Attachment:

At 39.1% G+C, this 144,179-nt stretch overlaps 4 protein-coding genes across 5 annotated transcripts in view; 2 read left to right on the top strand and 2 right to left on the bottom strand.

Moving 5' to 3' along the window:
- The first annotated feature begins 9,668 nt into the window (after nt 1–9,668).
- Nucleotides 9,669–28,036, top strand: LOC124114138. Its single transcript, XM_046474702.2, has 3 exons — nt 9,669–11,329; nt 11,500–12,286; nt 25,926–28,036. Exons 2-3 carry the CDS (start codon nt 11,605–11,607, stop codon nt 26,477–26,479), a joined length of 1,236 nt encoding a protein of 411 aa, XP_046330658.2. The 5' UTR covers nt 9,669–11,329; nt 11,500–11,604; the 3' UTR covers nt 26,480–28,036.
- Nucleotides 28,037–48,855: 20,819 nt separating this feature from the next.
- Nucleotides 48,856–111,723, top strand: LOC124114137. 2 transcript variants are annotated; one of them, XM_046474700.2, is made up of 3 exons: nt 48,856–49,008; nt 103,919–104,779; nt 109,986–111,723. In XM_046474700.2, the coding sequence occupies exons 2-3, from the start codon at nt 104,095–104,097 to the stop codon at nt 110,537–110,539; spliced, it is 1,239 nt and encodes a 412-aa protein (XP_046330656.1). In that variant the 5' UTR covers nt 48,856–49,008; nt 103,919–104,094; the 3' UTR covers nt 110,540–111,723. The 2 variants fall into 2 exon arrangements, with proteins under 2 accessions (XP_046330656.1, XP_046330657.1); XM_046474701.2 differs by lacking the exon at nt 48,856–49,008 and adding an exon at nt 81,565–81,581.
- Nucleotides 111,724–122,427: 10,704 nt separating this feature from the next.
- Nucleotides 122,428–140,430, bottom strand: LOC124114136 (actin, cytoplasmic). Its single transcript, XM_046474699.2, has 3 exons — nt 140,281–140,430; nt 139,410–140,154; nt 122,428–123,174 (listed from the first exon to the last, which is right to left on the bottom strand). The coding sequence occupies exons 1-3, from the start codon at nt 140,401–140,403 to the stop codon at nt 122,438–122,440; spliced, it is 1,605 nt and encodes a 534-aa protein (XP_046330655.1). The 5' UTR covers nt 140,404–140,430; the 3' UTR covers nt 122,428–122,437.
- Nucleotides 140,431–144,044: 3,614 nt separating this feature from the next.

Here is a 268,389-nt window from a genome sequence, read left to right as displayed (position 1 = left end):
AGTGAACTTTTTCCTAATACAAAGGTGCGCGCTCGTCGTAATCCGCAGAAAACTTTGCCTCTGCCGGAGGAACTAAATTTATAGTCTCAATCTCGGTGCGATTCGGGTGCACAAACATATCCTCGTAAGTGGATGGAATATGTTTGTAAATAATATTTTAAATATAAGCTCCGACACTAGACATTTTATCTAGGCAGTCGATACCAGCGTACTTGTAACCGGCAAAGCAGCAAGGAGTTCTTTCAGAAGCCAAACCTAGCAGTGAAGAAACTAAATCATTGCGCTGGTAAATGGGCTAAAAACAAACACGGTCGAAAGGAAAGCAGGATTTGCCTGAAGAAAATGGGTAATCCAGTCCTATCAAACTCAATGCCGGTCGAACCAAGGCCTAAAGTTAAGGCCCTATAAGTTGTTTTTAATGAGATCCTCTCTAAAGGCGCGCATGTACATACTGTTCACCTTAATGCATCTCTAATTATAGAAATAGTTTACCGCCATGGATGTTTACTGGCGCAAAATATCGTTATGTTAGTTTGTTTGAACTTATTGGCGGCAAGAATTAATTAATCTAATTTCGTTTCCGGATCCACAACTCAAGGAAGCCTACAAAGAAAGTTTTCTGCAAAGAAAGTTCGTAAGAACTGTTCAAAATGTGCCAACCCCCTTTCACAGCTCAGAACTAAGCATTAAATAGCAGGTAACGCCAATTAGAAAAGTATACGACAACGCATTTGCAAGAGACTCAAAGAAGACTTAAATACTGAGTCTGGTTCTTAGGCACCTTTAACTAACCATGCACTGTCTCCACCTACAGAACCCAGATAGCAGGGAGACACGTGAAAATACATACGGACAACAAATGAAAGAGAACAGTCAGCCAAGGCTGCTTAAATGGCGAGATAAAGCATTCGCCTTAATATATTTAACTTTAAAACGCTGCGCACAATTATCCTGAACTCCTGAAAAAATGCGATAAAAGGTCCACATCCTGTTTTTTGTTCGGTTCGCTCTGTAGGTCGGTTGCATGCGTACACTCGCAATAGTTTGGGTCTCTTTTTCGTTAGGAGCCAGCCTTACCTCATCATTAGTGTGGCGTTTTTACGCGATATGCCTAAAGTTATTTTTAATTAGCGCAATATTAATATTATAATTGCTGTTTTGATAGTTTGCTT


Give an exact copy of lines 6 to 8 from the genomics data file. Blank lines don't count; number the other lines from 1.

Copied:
- Nucleotides 48,856–111,723, top strand: LOC124114137. 2 transcript variants are annotated; one of them, XM_046474700.2, is made up of 3 exons: nt 48,856–49,008; nt 103,919–104,779; nt 109,986–111,723. In XM_046474700.2, the coding sequence occupies exons 2-3, from the start codon at nt 104,095–104,097 to the stop codon at nt 110,537–110,539; spliced, it is 1,239 nt and encodes a 412-aa protein (XP_046330656.1). In that variant the 5' UTR covers nt 48,856–49,008; nt 103,919–104,094; the 3' UTR covers nt 110,540–111,723. The 2 variants fall into 2 exon arrangements, with proteins under 2 accessions (XP_046330656.1, XP_046330657.1); XM_046474701.2 differs by lacking the exon at nt 48,856–49,008 and adding an exon at nt 81,565–81,581.
- Nucleotides 111,724–122,427: 10,704 nt separating this feature from the next.
- Nucleotides 122,428–140,430, bottom strand: LOC124114136 (actin, cytoplasmic). Its single transcript, XM_046474699.2, has 3 exons — nt 140,281–140,430; nt 139,410–140,154; nt 122,428–123,174 (listed from the first exon to the last, which is right to left on the bottom strand). The coding sequence occupies exons 1-3, from the start codon at nt 140,401–140,403 to the stop codon at nt 122,438–122,440; spliced, it is 1,605 nt and encodes a 534-aa protein (XP_046330655.1). The 5' UTR covers nt 140,404–140,430; the 3' UTR covers nt 122,428–122,437.